Here’s a common challenge for enterprises that are adopting a “multicloud” strategy: One part of the organization runs everything on Azure for their public cloud needs. Another part of the organization runs AWS for all their public cloud needs. And yet another part of the organization uses Google AI/ML services. They now want to use the Azure AI/ML services with the applications and data created in the AWS environment. And they may want to use Google AI/ML services on this data as well. Is it even possible?
This example is not uncommon in today’s enterprise IT world. And as of now there isn’t one clear solution, but that is not to say there isn’t one coming. While multicloud is a growing trend, we could eventually see services beyond multicloud that better meet the needs of end users. Some elements of these services are already starting to appear in limited practice today, but we can expect to see full solutions emerge as the next logical step in cloud evolution as more and more enterprises run into multicloud challenges.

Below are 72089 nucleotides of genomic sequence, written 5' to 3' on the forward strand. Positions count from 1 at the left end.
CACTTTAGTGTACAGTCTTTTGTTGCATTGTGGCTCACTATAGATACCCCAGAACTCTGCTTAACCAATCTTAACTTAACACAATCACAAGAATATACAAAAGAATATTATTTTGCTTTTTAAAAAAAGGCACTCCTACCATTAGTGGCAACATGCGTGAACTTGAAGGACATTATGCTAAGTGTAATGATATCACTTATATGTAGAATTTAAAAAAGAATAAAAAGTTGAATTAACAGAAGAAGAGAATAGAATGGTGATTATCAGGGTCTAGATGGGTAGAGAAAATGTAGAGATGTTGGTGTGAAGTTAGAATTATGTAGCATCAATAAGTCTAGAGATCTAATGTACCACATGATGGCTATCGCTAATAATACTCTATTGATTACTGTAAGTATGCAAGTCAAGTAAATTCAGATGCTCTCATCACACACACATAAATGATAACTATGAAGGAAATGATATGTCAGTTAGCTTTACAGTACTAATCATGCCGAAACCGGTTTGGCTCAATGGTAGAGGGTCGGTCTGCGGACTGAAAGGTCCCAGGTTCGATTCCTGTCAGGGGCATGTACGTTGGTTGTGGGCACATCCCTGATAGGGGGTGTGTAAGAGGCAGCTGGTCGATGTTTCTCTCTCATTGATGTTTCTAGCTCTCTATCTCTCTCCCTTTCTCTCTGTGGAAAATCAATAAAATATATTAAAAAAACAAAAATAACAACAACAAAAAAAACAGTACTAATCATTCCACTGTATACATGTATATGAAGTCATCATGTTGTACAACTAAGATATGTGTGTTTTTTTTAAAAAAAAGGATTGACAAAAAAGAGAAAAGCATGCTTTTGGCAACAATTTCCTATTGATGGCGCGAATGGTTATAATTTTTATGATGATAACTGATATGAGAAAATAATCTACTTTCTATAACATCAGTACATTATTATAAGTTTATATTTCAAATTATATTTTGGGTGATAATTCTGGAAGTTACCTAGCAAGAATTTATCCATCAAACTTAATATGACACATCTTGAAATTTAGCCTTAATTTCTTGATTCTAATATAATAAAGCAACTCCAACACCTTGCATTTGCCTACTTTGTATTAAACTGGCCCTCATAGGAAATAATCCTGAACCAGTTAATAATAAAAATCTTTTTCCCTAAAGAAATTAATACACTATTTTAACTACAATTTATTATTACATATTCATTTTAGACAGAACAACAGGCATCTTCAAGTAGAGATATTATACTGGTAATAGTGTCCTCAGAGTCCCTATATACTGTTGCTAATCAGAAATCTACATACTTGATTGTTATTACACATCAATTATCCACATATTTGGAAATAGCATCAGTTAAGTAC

The attraction of ‘multicloud’
Organizations frequently agonize over the decision of which major public cloud provider to choose. While cost is certainly a factor in these decisions, most IT decision-makers are also looking at a provider’s overall security footprint, how easy it is to move existing applications to the cloud and, perhaps most interestingly, what services, such as analytics or application development, are offered beyond standard scale-out compute and storage.
And what we’ve been seeing over the past few years is a move towards choosing multiple providers rather than just one, with different groups in an enterprise matching different providers to their needs — or as the result of a merger or acquisition.
Over the past few years, multicloud has grown in both importance and adoption among enterprise IT and is widely considered to be the future of cloud computing. According to Gartner, “By 2020, 75 percent of organizations will have deployed a multicloud or hybrid cloud model.” And according to an IDC study from last May, over half of public cloud infrastructure-as-a-service (IaaS) users have multiple IaaS providers.